First of all, I need to ask forgiveness to the handful of readers that this blog might have, for my prolonged absence. For one reason or another, I’ve been reading books that I don’t want to read, but must read. As a friend pointed out, it’s a little ironic that I read to study and I read for fun. The joy, however, of reading a book for the pure, headonic pleasure of reading is indescribable. So although, Amitav Ghosh’s Sea of Poppies was first on my reading agenda, its higher level of prose tired my already weary brain, and I just had to squeeze a pulp-fiction-ish work in between. That’s how I came about reading Vikas Swarup’s Q & A.
I had heard about the book first in terms of its movie version, Slumdog Millionaire, which sounded pretty interesting. Naturally, I had to precede the movie with the reading of the book. I didn’t go in with too many expectations and that helped in the reading of the book. The story was attractive – a poor, boy-of-the-streets hits the jackpot when he is able to answer all twelve questions in a Who Wants to be a Millionnaire? type program. But how does he do it? Is he an undiscovered genius? Has he managed to cheat? Surprisingly, no. Ram Mohammad Thomas, the protagonist and winner of a billion bucks, is just plain lucky. In a series of twelve chapters, we come to know that the twelve questions that lead Thomas to his win had an uncanny relation to twelve incidents of his life that helped him know the answers to strange questions like “Who invented the revolver?” or “In which play by Shakespeare do we find the character of Costard?”
I must reiterate that conceptually the story seems fascinating. However, one can suspend disbelief to only a certain extent, and as the narrative goes on, it gets harder and harder to link the questions to Thomas’s life. The stories by themselves are nice to read and have touches of the writer’s flair; but when you read them in the context of the quiz show, it all becomes a little too far-fetched. Also, it did not help a person like me, who is a staunch believer in either hard work or intellectual capabilities, that Thomas was just so lucky as to have at least 11 of the 12 questions directly related to what he has learned from life. Luck shmuck aside, Thomas must have the memory of an elephant to remember those specific incidents and answer the questions.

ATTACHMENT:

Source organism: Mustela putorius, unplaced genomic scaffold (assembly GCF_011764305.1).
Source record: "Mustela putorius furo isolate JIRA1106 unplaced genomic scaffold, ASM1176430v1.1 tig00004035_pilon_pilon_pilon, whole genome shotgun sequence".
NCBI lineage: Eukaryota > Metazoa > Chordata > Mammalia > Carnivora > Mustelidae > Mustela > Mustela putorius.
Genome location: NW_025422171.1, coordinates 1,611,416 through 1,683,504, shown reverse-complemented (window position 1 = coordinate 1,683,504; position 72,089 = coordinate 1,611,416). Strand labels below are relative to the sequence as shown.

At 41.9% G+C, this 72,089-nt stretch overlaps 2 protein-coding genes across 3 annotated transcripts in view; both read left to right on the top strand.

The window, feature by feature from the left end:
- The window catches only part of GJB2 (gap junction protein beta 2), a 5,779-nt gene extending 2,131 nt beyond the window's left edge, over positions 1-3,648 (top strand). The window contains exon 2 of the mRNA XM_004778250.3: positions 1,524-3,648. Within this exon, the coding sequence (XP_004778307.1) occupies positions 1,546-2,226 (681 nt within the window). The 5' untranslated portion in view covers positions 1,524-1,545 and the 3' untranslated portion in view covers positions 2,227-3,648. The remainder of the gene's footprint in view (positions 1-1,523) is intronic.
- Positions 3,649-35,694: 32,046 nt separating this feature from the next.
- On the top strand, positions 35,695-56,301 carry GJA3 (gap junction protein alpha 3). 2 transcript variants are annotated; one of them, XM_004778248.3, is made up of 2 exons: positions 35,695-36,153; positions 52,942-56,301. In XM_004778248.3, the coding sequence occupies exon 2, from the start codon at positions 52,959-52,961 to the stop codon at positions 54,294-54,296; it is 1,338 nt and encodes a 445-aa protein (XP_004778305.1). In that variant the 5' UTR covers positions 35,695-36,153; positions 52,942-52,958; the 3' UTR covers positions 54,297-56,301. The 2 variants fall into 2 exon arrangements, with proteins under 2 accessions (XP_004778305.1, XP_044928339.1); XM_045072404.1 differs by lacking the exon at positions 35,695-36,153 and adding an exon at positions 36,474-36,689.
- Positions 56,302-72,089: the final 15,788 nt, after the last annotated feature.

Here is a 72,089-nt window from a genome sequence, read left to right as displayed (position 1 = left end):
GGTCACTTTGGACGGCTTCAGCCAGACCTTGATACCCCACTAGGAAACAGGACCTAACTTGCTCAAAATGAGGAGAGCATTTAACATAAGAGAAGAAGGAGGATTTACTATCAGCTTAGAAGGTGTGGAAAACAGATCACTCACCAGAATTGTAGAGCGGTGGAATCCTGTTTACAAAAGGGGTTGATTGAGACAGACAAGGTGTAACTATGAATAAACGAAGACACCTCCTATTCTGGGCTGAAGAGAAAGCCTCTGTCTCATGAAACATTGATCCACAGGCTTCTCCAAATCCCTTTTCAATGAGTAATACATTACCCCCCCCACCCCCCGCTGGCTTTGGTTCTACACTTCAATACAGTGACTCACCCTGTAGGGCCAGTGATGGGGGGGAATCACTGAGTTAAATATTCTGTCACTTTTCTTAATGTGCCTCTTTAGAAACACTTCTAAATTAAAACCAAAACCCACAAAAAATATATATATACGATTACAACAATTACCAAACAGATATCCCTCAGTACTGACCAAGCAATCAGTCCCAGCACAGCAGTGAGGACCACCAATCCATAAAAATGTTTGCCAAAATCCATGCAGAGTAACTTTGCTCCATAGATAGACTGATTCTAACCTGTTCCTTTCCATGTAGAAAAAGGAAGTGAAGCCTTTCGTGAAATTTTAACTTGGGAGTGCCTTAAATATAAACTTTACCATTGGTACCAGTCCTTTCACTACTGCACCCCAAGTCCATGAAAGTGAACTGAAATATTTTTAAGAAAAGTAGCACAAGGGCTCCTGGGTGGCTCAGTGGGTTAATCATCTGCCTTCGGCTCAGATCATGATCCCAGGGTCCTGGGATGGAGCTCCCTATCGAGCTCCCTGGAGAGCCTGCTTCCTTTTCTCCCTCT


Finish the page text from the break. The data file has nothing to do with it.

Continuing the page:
I don’t want to be too hard on the book, because as I said earlier, it’s a fun story to read and you’re rooting for Thomas throughout the book. The characters are likeable and there are some really well-written, funny incidents. On the other hand, I must nit-pick on the fact that the writer often flails between writing in the past tense and present tense when he is relating an incident of the past. That really got on my nerves, but I had to ignore it. It’s probably not even the writer’s fault but just shoddy editing.
If you find the movie interesting, I’d suggest you read the book first. Although it seems like I’m saying the contrary, it’s not such a bad book.